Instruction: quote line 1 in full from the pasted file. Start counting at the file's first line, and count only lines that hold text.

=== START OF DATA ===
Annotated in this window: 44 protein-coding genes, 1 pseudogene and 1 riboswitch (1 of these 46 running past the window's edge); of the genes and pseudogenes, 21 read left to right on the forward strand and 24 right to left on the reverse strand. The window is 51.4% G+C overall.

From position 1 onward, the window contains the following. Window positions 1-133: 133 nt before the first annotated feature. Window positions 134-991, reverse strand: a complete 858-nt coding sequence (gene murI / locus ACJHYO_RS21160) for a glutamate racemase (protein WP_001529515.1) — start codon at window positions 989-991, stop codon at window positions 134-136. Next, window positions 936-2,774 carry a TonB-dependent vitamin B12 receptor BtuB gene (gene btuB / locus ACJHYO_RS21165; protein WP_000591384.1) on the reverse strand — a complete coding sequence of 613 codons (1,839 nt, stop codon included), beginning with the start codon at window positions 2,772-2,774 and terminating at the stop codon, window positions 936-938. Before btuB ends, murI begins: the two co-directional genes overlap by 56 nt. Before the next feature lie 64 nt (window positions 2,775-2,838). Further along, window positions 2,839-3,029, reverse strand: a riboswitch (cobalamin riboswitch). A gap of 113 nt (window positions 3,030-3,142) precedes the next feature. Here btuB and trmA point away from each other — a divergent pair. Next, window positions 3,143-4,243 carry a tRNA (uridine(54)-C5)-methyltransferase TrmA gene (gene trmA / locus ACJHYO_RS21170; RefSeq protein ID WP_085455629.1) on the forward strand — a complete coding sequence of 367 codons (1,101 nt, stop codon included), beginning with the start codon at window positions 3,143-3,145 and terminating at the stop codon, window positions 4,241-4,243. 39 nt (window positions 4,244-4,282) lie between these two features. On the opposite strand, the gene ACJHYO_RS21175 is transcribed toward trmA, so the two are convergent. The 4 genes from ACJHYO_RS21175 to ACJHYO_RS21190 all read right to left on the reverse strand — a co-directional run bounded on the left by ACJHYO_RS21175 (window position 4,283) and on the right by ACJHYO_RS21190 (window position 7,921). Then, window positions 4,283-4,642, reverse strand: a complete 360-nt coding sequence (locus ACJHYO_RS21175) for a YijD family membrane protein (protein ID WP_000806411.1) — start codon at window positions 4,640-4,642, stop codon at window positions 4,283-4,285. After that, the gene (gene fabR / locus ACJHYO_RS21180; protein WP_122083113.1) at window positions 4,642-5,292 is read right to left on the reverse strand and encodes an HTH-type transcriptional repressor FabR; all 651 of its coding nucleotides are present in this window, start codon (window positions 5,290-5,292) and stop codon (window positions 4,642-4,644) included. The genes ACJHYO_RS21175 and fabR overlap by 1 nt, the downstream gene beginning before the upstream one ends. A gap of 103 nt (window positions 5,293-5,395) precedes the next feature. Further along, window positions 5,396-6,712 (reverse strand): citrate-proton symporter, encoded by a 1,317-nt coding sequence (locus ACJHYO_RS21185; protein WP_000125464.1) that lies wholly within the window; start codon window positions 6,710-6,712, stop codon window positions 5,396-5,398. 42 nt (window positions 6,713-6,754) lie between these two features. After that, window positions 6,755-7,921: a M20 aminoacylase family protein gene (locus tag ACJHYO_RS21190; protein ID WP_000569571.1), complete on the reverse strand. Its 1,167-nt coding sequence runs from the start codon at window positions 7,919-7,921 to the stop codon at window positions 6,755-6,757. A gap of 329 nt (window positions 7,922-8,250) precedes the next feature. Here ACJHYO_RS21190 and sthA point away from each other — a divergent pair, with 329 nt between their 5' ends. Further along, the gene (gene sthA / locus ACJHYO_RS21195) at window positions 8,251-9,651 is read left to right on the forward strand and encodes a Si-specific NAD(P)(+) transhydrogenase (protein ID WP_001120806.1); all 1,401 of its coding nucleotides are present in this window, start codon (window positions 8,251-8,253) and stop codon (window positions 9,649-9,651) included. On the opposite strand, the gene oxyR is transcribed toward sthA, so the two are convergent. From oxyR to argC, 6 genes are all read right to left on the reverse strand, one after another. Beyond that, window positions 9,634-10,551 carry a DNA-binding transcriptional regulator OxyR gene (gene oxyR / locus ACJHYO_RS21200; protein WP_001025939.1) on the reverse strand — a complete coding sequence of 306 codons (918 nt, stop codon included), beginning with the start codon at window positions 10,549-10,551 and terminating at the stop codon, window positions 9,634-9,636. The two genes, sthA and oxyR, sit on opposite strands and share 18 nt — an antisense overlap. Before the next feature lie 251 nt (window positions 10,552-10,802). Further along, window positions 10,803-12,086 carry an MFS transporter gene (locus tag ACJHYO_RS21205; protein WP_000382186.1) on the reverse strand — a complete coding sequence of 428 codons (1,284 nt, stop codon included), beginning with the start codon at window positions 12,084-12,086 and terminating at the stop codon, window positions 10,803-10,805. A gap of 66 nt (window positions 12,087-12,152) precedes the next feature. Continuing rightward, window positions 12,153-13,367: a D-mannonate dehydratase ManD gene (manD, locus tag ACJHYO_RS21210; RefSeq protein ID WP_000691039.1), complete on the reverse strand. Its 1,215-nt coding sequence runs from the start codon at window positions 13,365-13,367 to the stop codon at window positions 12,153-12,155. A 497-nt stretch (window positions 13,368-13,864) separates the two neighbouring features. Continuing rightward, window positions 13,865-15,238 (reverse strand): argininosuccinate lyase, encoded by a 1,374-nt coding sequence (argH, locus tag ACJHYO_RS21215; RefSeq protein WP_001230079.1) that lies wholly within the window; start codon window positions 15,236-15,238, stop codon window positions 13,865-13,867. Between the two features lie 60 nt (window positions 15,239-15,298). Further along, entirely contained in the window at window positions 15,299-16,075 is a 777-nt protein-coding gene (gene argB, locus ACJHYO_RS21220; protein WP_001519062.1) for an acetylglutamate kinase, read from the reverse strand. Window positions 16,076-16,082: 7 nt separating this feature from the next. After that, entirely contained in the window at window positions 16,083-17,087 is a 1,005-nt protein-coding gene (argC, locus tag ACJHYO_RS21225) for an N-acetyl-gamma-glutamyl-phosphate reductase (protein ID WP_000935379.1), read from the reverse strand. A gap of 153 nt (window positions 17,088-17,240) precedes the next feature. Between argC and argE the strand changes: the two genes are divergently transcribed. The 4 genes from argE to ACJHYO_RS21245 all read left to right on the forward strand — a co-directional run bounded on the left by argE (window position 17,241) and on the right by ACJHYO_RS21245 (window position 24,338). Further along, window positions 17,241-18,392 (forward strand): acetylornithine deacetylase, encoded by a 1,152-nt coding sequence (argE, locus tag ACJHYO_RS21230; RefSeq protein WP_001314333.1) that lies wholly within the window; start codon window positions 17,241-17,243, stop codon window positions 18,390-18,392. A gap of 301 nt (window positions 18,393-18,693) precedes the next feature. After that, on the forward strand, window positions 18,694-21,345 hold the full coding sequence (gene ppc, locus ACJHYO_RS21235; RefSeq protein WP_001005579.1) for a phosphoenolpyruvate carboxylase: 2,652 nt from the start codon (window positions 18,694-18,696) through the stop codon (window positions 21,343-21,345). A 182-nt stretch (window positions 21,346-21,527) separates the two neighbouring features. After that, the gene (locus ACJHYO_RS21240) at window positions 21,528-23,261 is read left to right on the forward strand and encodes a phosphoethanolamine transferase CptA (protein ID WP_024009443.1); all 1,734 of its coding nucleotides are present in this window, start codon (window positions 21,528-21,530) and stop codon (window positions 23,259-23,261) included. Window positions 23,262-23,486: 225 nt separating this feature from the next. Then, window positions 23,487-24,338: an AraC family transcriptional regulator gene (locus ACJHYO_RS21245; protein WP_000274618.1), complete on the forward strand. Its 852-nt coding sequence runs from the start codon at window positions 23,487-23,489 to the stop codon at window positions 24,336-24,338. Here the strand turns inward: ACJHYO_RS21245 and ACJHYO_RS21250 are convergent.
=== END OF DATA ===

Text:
Annotated in this window: 44 protein-coding genes, 1 pseudogene and 1 riboswitch (1 of these 46 running past the window's edge); of the genes and pseudogenes, 21 read left to right on the forward strand and 24 right to left on the reverse strand. The window is 51.4% G+C overall.